Although not completely essential, sim racing wheels are popular within the community, with some people paying extortionate amounts for the best the market has to offer. This can leave new sim racers wondering whether it is really worth investing in their own sim racing wheel.
Sim racing wheels offer the immersion and realism that a controller cannot, with features like force feedback helping to narrow the gap between virtual racing and the real thing. Wheels can also be performance enhancing, allowing you to drive around a track with greater precision and accuracy.
Wheels won’t appeal to everybody though, as they are not as accessible as controllers and can cost a fair bit of money. In this article, we will discuss the price of a wheel, the pros and cons of using one, and whether it is worth using one for popular console games such as Forza or Gran Turismo.
How Much Is A Sim Racing Wheel?
The price of sim racing wheels can vary, costing as little as $50 for a basic low-performance model, to over $1,500 for a high-spec, great quality wheel. For best results, it is recommended that those entering the market for a new wheel make their choice based on what the wheel has to offer in terms of features and material quality, rather than picking a wheel for its low price.
Another factor to consider is whether the wheel you are choosing is compatible with the platform that you race on. There are often small compatibility details that are easy to miss. For example, the Logitech G29 is compatible with PC and PlayStation only, while the G920 is exclusive to Xbox. Compatibility aside, there are three main price brackets to look out for when choosing a wheel.
The sub-$100 wheel is often purchased by those just entering the world of sim racing. Mid-range wheels are perfect for intermediate racers and usually cost around $250-$500. Finally, there is the direct drive wheel, frequently seen on professional sim racing setups and likely to set you back well over $1,000.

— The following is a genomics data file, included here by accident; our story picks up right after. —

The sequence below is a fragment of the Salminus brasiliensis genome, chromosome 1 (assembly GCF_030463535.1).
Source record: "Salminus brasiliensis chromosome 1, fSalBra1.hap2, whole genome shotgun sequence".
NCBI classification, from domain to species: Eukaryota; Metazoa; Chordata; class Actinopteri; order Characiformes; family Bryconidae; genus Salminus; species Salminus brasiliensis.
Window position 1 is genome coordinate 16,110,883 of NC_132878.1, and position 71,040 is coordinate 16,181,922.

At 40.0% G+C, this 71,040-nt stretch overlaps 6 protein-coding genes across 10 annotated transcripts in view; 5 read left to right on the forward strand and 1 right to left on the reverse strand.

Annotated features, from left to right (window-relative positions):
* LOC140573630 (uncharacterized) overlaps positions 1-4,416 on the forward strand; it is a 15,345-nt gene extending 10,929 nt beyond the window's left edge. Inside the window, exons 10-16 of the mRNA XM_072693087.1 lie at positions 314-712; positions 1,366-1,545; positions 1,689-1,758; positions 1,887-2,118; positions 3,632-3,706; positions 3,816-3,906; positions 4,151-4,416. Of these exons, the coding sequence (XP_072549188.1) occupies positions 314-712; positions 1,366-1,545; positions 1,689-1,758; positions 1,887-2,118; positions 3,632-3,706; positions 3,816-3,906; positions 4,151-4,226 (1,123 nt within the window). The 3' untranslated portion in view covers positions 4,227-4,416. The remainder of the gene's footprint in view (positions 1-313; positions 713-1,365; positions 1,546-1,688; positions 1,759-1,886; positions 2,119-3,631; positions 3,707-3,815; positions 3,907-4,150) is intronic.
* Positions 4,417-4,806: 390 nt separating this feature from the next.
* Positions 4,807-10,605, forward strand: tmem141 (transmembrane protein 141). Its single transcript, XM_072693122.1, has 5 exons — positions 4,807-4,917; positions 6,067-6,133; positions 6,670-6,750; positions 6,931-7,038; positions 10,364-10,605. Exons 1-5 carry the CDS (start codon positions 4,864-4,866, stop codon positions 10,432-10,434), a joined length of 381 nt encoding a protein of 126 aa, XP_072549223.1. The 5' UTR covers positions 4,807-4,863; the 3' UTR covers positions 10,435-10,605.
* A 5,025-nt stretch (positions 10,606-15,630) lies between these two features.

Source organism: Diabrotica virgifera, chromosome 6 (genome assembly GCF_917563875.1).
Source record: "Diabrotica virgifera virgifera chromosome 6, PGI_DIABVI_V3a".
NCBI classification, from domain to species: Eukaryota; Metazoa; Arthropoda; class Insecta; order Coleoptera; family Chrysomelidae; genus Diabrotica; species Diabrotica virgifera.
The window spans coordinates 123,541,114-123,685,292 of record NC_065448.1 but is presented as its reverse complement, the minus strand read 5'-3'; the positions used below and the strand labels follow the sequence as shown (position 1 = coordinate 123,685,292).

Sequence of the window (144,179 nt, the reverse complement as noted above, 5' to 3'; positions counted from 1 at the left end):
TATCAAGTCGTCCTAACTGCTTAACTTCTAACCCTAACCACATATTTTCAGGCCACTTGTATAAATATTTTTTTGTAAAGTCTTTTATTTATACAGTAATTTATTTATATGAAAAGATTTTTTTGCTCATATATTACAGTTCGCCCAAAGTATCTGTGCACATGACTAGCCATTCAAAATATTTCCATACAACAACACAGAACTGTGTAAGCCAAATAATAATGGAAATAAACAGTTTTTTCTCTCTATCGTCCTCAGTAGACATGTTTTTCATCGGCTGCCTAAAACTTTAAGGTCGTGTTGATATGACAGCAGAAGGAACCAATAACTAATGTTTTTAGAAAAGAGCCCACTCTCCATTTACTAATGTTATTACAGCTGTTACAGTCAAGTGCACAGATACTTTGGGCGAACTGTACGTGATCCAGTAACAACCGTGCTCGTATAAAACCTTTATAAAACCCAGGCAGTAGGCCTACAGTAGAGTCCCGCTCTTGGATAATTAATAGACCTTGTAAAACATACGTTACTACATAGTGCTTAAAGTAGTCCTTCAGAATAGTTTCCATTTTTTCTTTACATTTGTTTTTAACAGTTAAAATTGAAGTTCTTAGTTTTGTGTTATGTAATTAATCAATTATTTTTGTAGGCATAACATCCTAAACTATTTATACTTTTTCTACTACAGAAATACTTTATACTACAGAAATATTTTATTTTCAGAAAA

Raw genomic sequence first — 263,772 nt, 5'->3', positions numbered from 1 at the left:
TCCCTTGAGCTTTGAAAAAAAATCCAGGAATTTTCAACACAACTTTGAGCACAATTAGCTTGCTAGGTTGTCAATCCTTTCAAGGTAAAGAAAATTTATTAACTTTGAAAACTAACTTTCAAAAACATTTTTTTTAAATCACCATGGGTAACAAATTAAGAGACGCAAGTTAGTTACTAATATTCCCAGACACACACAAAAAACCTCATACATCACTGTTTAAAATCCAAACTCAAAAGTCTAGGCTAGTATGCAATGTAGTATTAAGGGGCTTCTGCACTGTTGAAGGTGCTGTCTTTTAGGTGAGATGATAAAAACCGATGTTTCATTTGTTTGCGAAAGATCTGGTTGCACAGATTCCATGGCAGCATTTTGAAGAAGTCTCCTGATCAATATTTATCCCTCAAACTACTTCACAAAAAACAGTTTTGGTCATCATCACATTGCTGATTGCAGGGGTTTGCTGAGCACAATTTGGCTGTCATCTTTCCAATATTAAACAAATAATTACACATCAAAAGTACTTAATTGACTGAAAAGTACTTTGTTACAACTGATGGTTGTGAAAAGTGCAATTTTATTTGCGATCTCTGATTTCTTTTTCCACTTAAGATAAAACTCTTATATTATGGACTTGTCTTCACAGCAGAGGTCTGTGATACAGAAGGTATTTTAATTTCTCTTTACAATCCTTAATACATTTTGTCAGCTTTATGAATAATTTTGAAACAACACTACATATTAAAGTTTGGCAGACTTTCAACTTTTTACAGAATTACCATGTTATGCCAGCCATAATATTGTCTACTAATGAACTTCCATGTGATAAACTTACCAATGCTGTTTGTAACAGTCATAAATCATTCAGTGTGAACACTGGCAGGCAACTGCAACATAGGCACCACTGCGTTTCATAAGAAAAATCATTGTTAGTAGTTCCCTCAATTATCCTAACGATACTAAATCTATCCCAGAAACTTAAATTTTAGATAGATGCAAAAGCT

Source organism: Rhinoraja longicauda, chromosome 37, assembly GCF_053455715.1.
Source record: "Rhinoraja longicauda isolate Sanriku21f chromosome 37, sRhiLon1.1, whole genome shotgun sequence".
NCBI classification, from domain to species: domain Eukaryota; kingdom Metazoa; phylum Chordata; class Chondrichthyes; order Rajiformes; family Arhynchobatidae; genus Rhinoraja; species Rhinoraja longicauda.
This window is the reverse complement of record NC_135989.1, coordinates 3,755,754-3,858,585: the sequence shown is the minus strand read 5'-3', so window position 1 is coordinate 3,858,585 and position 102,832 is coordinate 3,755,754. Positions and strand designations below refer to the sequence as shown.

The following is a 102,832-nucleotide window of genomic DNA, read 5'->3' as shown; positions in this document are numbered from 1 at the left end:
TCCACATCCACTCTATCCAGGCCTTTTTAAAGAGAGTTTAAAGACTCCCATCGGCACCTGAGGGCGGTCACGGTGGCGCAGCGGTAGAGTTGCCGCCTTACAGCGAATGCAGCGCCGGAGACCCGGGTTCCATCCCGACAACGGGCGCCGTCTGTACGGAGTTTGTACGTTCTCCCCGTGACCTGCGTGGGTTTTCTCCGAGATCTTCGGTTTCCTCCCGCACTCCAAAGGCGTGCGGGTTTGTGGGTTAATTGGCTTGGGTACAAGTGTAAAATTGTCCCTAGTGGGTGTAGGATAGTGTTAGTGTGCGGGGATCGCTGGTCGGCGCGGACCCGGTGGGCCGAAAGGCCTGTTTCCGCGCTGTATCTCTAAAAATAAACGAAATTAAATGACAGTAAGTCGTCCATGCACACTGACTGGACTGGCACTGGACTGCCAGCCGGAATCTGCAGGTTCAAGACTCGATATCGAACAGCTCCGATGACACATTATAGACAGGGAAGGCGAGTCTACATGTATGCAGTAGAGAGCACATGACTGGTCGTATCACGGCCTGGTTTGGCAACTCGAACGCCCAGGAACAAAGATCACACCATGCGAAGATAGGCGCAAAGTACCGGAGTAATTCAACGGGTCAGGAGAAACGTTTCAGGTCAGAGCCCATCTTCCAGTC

The Sub-$100 Wheel
Although they may seem like a gentle and cheap introduction to sim racing, wheels that cost below $100 are generally made of low-cost materials such as plastic and lack most of the features available in most sim racing wheels. While there is no shame in starting off with a cheap wheel, if you go too cheap it can very easily detract from your sim racing experience and performance.
Cheap sim racing wheels will lack any sort of force feedback, which is arguably one of the best benefits of using a sim racing wheel. This will result in a lack of immersion and realism, as well as limiting your performance in races due to not being able to feel the limitations and nuances of the car.
Wheels below $100 will also have a maximum rotation of 270-degrees, which can leave you struggling to navigate sharper corners. As well as restricted in-game features, the reduction in build quality may leave you having to replace the wheel sooner than you would like. A cheaper wheel will not be as durable and resistant to damage as a more expensive option.
Mid-range wheels are the most popular wheels on the market as they cater to those who are just getting into sim racing, but still hold up brilliantly for intermediate racers because of their excellent build quality and range of features.
Perhaps the most famous of the sim racing wheels is the previously mentioned Logitech G29/920, which is a prime example of what a mid-range wheel can achieve. Fully equipped with dual-motor force feedback and a rotation of 900-degrees, it is difficult to find a better option for the amount that this wheel will cost.
The strength of the G29/920’s performance is not let down by its physical appearance either, as its leather wrap and steel/aluminum body is an immediate example of the jump in build quality and durability that you get when you invest more into your wheel.
There are plenty of pricier options in the mid-range category that are also worth looking into, like the Thrustmaster T300RS or the TX Racing Wheel. What you will likely find is, that as the prices climb, the materials used and the features available will remain the same, but the adaptability of the wheels will increase.
This means that you will be able to add extras such as gear shifters or handbrakes to the wheel. This will add to the price, but can just as easily add to your sim racing experience if you want to stretch your budget a little further.
Direct Drive Wheels
Generally priced at over $1,000, direct drive wheels are the holy grail of the sim racing wheel options. Direct drive wheels are mounted to a motor, meaning the force feedback levels they offer are as close as you are going to get to the feeling of driving a real car without having to leave the house.